Supply sliders

The core of Bartley's book is nonetheless a compelling account of what buzzed in the brains of this crowd as their thinking evolved in the late seventies and early eighties. Much of it did, in fact, take place over cocktails; indeed, Bartley and the rest of the supply-side gang, including economists Robert Mundell and Arthur Laffer, formed a kind of pro-market, gin-swilling Bloomsbury Group, debating economic theory at Michael 1, a pseudo-swish lower Manhattan restaurant that I recall as being heavy on the Naugahyde. Actually, Bartley eschews the phrase "supply side," coined in derision by mainstream economist and Republican eminence grise Herbert Stein. He prefers "new classical economics," apparently to play down the aura of faddishness and more firmly establish the movement's links with pre-Keynesian classical economists like Jean-Baptiste Say.

Indeed, the popular interpretation of Say's famous law--that supply creates its own demand--provided the primary ideological basis of the thinking going on at the Michael 1. In other words, markets consist of people wishing to make purchases as well as sales, and nothing can ever be produced that will not be sold if the price is low enough. "Unless the government gets in the way, for example by fixing prices, markets will clear and everyone will live happily ever after," Bartley writes. The key to economic growth is thus to stimulate the production side, rather than letting the government fool around with boosting demand, as John Maynard Keynes advocated during the massive unemployment of the Great Depression.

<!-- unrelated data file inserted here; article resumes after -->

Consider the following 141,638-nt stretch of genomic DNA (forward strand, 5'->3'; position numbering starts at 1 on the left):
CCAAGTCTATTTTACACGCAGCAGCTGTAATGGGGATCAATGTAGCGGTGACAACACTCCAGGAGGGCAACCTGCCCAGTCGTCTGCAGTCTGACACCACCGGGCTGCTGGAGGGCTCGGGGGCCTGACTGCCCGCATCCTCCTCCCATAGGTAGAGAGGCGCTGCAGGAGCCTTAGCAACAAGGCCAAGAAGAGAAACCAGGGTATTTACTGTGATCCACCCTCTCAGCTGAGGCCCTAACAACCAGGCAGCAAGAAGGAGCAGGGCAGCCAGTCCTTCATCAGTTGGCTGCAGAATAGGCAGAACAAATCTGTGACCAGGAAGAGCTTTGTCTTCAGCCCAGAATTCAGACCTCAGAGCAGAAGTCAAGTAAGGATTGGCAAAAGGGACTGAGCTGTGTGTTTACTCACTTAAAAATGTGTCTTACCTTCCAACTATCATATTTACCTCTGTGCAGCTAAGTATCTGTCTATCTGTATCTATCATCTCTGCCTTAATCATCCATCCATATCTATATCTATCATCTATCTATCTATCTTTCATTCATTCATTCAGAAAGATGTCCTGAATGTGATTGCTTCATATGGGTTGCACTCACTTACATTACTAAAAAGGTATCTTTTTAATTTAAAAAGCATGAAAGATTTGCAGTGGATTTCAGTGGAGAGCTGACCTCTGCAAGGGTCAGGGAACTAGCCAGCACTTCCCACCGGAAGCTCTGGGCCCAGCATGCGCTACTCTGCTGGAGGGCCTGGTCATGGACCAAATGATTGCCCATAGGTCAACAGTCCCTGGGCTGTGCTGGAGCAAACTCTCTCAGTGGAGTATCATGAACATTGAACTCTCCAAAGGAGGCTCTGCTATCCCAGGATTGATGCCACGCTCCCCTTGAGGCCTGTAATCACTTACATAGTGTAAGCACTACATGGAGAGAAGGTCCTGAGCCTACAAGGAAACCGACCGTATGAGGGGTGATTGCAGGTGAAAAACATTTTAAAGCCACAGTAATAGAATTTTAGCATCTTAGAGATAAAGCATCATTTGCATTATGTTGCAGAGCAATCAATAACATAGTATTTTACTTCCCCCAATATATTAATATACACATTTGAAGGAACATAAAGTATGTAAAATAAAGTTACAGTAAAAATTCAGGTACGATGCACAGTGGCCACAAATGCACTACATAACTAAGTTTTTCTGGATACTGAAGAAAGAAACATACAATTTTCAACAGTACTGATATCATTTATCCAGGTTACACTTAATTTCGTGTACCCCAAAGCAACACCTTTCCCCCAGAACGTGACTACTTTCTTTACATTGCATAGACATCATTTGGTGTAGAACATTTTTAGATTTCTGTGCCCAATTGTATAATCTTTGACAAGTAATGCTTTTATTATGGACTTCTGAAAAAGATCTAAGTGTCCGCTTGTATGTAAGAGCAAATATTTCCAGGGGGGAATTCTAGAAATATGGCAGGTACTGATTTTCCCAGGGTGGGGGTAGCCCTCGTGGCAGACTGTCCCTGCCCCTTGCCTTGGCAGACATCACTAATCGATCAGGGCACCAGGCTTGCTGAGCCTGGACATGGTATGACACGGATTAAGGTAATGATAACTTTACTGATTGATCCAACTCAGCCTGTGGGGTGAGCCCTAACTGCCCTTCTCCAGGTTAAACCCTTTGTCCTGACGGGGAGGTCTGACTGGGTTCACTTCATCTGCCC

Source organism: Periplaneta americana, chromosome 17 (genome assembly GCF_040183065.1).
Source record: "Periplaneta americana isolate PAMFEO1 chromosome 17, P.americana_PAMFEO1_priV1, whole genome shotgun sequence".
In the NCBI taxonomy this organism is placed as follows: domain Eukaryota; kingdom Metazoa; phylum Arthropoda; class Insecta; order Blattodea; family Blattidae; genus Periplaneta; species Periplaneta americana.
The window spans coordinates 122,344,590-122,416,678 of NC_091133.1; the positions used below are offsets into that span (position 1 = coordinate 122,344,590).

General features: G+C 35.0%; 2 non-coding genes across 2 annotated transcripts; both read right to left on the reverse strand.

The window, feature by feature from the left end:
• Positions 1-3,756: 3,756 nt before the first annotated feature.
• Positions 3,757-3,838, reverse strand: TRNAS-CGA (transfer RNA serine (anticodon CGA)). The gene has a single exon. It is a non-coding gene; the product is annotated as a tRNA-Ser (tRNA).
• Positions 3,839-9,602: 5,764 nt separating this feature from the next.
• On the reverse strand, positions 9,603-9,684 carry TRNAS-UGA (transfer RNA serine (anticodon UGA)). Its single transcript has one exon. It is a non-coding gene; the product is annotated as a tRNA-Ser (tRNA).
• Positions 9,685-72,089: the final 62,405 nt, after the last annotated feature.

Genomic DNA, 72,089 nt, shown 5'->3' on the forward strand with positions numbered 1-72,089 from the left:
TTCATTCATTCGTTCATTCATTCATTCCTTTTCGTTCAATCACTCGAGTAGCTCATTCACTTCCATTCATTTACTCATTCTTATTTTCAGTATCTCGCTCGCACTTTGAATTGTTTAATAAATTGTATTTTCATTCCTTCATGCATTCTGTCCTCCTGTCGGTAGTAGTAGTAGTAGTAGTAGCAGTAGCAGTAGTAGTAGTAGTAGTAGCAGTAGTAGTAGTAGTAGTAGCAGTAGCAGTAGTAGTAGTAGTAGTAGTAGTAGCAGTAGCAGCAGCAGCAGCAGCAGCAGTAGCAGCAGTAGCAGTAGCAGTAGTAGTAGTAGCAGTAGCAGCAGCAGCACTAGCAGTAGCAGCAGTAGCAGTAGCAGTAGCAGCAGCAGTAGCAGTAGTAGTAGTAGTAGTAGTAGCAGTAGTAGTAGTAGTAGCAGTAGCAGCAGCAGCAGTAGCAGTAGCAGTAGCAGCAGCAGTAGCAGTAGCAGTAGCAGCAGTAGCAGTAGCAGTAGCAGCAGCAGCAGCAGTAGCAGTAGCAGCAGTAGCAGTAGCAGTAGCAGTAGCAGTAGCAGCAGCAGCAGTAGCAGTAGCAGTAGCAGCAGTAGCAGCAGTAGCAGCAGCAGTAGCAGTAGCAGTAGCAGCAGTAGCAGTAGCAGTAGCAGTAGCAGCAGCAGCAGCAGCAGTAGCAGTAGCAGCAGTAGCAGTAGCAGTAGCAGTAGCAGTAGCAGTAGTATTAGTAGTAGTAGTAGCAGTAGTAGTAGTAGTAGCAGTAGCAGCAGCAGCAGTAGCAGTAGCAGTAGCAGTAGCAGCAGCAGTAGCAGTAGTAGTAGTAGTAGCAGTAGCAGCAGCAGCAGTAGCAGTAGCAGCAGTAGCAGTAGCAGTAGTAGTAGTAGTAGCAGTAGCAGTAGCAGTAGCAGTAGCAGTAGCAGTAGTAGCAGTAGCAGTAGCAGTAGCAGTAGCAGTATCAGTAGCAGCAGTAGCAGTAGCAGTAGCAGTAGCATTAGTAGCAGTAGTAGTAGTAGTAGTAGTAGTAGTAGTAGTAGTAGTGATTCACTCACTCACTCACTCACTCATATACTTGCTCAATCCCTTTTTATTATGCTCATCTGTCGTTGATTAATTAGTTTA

The Michael 1 crowd whipped up its own unique brew by blending Say's law with unrelated strains of economic thought. Seizing upon so-called rational expectations theory, they argued that multi-year tax cuts would prompt investors to sink money into markets on the basis of an expectation of lower tax rates in the future. These optimistic bets would trigger so much additional output that, instead of inducing more inflation and higher interest rates, the tax cuts would actually be "self-financing." Bartley insists that this didn't mean the tax cuts would actually produce higher tax revenues--the extreme version of the "rosy scenario" that became the mass-market take on supply-sidism. Rather, it meant that higher output would create a broader pool of wealth and savings that would allow the resulting higher deficits to be readily financed through government borrowing.

What's more, though the supply-siders weren't orthodox monetarists focused narrowly on money-supply measures, they nonetheless embraced tight monetary policy--preferably engineered through a "price rule," or the targeting of specific prices for sensitive commodities like gold. This enthusiasm for tight monetary policy helps to explain why the portrait Bartley paints of former Federal Reserve chairman Paul Volcker, who kept a tight grip on the money reins for most of the eighties, is positively hagiographic.

Yet ideas like these needed an even more powerful champion than St. Volcker if they were to be transformed into public policy. The champion who emerged was Ronald Reagan. Bartley's depiction of Reagan is far more detached, however, than his adoring portrayal of Volcker. Bartley even takes pains to distinguish supply-side policies from Reagan-omics, perhaps because Reagan eventually signed onto tax hikes that, among other things, actually increased taxes on capital. The one exception to Bartley's generally lukewarm view of the former president is his insistence that Reagan actually remembered much of the economics he supposedly mastered as a student at Eureka College in the thirties. If so, this is a mighty testament to the power of long-term memory, since a few years later Reagan couldn't recall even major episodes in the Iran-contra scandal.